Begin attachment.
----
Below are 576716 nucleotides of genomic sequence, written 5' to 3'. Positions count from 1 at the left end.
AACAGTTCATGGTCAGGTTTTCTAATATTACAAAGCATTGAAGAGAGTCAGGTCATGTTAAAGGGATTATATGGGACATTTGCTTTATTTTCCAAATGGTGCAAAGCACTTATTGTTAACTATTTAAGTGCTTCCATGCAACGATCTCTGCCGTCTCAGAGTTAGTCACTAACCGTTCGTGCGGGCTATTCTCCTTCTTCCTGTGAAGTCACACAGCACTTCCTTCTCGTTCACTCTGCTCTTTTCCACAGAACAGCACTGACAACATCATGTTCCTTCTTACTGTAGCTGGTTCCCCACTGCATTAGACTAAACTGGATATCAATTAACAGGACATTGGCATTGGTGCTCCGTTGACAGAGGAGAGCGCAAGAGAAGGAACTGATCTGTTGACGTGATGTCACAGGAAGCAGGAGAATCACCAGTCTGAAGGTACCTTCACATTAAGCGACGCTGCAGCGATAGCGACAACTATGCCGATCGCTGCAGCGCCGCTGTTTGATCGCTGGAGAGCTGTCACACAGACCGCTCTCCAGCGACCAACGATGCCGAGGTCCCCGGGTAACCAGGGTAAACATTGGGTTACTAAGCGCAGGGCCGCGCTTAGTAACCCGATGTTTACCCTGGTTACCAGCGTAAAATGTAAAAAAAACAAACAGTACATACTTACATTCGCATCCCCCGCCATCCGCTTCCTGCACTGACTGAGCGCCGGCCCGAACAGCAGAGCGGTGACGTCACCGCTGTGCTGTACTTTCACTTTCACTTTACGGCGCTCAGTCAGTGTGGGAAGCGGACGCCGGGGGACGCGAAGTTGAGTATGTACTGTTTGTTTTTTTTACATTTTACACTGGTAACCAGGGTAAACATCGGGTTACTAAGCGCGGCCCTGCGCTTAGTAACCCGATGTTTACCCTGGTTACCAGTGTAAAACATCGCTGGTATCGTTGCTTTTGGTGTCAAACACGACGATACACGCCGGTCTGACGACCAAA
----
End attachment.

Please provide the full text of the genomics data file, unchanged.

Below are 576716 nucleotides of genomic sequence, written 5' to 3'. Positions count from 1 at the left end.
AACAGTTCATGGTCAGGTTTTCTAATATTACAAAGCATTGAAGAGAGTCAGGTCATGTTAAAGGGATTATATGGGACATTTGCTTTATTTTCCAAATGGTGCAAAGCACTTATTGTTAACTATTTAAGTGCTTCCATGCAACGATCTCTGCCGTCTCAGAGTTAGTCACTAACCGTTCGTGCGGGCTATTCTCCTTCTTCCTGTGAAGTCACACAGCACTTCCTTCTCGTTCACTCTGCTCTTTTCCACAGAACAGCACTGACAACATCATGTTCCTTCTTACTGTAGCTGGTTCCCCACTGCATTAGACTAAACTGGATATCAATTAACAGGACATTGGCATTGGTGCTCCGTTGACAGAGGAGAGCGCAAGAGAAGGAACTGATCTGTTGACGTGATGTCACAGGAAGCAGGAGAATCACCAGTCTGAAGGTACCTTCACATTAAGCGACGCTGCAGCGATAGCGACAACTATGCCGATCGCTGCAGCGCCGCTGTTTGATCGCTGGAGAGCTGTCACACAGACCGCTCTCCAGCGACCAACGATGCCGAGGTCCCCGGGTAACCAGGGTAAACATTGGGTTACTAAGCGCAGGGCCGCGCTTAGTAACCCGATGTTTACCCTGGTTACCAGCGTAAAATGTAAAAAAAACAAACAGTACATACTTACATTCGCATCCCCCGCCATCCGCTTCCTGCACTGACTGAGCGCCGGCCCGAACAGCAGAGCGGTGACGTCACCGCTGTGCTGTACTTTCACTTTCACTTTACGGCGCTCAGTCAGTGTGGGAAGCGGACGCCGGGGGACGCGAAGTTGAGTATGTACTGTTTGTTTTTTTTACATTTTACACTGGTAACCAGGGTAAACATCGGGTTACTAAGCGCGGCCCTGCGCTTAGTAACCCGATGTTTACCCTGGTTACCAGTGTAAAACATCGCTGGTATCGTTGCTTTTGGTGTCAAACACGACGATACACGCCGGTCTGACGACCAAA